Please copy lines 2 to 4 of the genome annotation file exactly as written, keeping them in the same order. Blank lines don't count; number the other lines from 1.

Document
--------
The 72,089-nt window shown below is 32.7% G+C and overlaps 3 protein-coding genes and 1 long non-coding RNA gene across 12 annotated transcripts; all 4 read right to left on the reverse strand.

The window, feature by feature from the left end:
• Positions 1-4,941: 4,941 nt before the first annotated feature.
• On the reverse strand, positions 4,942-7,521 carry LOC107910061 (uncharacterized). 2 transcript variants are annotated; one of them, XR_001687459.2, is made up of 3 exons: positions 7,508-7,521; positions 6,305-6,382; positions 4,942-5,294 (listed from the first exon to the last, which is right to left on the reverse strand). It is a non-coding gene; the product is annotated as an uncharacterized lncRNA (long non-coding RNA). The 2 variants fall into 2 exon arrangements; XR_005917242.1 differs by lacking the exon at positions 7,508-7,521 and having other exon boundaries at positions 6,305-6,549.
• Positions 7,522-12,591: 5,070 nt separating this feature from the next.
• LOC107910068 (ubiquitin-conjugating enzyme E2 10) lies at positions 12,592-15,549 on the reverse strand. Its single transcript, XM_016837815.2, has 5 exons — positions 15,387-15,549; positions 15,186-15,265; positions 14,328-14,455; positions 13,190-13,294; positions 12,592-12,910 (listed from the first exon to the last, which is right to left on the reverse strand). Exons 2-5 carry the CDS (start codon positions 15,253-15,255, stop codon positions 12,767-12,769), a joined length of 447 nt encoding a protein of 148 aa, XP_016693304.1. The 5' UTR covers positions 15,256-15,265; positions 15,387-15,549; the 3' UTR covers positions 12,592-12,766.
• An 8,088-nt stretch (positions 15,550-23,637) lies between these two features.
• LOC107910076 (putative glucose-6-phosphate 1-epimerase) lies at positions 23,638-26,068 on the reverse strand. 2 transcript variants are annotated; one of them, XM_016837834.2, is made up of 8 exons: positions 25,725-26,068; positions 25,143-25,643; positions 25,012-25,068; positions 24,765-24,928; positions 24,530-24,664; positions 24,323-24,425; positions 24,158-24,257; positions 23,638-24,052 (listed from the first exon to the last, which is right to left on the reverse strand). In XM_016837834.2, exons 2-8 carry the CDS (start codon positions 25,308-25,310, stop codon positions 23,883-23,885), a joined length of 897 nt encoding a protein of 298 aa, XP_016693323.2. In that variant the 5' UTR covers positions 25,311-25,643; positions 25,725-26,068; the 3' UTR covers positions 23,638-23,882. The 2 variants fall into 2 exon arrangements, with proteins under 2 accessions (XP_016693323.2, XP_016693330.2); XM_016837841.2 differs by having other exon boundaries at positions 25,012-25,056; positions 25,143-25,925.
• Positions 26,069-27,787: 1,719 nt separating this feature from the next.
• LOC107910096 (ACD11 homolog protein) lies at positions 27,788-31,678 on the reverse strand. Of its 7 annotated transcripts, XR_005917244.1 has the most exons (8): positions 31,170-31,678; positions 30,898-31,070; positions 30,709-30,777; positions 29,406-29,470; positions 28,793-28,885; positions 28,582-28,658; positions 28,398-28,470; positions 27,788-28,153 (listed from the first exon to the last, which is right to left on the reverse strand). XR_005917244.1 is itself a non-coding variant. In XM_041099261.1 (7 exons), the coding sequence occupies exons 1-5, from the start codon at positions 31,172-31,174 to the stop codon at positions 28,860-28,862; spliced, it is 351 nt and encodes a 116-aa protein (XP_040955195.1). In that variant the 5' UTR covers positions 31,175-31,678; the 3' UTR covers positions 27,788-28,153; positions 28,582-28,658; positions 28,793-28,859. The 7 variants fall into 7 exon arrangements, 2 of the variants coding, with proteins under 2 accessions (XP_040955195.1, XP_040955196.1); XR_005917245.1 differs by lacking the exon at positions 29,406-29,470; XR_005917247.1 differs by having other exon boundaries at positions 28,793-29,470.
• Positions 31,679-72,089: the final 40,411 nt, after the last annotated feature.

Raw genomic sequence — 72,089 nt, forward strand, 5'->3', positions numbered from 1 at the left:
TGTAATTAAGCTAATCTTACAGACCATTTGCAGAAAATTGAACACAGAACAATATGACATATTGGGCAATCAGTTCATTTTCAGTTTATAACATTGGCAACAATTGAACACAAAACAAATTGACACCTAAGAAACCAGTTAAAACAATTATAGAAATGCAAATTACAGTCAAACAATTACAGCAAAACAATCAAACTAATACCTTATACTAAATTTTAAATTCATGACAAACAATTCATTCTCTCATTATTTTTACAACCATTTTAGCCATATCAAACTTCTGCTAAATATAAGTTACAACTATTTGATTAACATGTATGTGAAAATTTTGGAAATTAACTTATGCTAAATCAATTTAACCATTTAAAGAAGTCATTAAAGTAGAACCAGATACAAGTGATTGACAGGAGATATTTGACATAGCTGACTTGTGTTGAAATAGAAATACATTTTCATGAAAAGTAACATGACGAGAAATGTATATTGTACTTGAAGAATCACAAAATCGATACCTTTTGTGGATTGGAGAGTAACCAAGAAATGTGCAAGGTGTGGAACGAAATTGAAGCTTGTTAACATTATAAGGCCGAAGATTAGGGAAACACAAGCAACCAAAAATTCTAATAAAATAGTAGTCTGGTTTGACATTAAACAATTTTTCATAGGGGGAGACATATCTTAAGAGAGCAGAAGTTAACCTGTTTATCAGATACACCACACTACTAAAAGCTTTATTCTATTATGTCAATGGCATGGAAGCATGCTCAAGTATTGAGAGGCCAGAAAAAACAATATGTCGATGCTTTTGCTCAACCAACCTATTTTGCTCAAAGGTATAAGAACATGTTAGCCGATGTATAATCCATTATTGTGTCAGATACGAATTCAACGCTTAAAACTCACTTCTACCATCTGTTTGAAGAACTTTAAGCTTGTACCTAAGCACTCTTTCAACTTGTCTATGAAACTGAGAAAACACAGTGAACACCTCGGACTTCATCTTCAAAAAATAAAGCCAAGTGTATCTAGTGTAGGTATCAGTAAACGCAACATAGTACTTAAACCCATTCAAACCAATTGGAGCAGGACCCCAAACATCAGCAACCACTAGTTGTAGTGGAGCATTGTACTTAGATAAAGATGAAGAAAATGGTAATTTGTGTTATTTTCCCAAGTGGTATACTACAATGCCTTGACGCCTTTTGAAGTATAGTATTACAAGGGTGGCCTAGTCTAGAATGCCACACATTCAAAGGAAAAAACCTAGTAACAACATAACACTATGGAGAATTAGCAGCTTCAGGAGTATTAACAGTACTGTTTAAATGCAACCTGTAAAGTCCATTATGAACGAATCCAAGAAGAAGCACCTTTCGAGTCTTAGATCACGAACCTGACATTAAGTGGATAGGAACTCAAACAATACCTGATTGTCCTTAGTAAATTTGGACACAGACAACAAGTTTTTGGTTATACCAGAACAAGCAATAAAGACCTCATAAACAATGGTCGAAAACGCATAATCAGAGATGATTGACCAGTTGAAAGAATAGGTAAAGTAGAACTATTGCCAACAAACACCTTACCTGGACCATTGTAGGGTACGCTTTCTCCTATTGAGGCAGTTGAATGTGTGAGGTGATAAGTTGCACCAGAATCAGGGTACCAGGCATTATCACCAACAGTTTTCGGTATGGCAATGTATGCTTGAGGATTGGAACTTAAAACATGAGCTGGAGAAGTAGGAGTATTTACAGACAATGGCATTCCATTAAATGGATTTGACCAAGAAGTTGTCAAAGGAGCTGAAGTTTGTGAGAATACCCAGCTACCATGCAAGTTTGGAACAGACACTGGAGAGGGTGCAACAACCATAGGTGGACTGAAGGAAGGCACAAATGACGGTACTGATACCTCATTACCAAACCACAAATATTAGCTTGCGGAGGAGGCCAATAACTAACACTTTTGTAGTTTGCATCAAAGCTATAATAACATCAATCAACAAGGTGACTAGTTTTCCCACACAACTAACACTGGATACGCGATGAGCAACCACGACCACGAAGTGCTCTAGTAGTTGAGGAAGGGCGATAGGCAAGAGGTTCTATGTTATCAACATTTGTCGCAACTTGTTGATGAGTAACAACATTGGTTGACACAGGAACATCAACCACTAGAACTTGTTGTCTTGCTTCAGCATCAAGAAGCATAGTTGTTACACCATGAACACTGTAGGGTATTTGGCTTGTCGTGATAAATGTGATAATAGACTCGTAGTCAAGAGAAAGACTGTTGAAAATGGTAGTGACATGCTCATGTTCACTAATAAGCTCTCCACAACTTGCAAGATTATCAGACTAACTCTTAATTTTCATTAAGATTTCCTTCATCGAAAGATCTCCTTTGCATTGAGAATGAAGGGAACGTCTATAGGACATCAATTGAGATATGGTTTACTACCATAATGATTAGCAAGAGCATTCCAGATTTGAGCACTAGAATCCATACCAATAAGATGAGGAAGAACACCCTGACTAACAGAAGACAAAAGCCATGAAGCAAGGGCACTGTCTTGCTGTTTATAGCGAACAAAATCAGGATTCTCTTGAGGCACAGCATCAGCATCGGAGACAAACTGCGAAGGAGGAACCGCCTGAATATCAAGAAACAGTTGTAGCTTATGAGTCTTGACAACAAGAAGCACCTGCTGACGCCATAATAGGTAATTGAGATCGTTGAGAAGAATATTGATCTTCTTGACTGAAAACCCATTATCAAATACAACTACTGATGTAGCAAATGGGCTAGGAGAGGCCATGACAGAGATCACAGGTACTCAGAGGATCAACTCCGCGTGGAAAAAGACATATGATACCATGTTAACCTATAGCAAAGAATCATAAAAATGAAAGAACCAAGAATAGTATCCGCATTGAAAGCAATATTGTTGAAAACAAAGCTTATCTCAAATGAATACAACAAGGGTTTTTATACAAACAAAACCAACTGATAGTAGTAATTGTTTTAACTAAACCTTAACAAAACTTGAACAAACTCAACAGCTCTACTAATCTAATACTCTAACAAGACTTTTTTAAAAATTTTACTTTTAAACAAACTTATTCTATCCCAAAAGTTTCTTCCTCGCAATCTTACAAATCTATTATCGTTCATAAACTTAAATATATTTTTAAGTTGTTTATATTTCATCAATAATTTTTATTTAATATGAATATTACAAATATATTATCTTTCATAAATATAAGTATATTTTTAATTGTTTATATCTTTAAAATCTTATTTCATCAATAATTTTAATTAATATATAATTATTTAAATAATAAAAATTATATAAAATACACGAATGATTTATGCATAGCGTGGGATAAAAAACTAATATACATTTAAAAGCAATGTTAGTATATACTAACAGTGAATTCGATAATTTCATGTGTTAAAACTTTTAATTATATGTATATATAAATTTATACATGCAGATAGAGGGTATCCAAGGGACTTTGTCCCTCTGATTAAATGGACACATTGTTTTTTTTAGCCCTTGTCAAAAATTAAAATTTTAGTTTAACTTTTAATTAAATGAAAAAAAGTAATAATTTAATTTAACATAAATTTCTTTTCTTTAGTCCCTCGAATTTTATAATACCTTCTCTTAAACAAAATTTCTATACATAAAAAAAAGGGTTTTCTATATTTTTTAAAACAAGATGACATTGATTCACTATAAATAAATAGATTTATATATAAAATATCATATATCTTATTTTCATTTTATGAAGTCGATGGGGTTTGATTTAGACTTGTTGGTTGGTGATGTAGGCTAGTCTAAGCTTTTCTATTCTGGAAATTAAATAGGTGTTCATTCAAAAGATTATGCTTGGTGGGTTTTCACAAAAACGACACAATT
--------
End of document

The window, feature by feature from the left end:
• Positions 1-4,941: 4,941 nt before the first annotated feature.
• On the reverse strand, positions 4,942-7,521 carry LOC107910061 (uncharacterized). 2 transcript variants are annotated; one of them, XR_001687459.2, is made up of 3 exons: positions 7,508-7,521; positions 6,305-6,382; positions 4,942-5,294 (listed from the first exon to the last, which is right to left on the reverse strand). It is a non-coding gene; the product is annotated as an uncharacterized lncRNA (long non-coding RNA). The 2 variants fall into 2 exon arrangements; XR_005917242.1 differs by lacking the exon at positions 7,508-7,521 and having other exon boundaries at positions 6,305-6,549.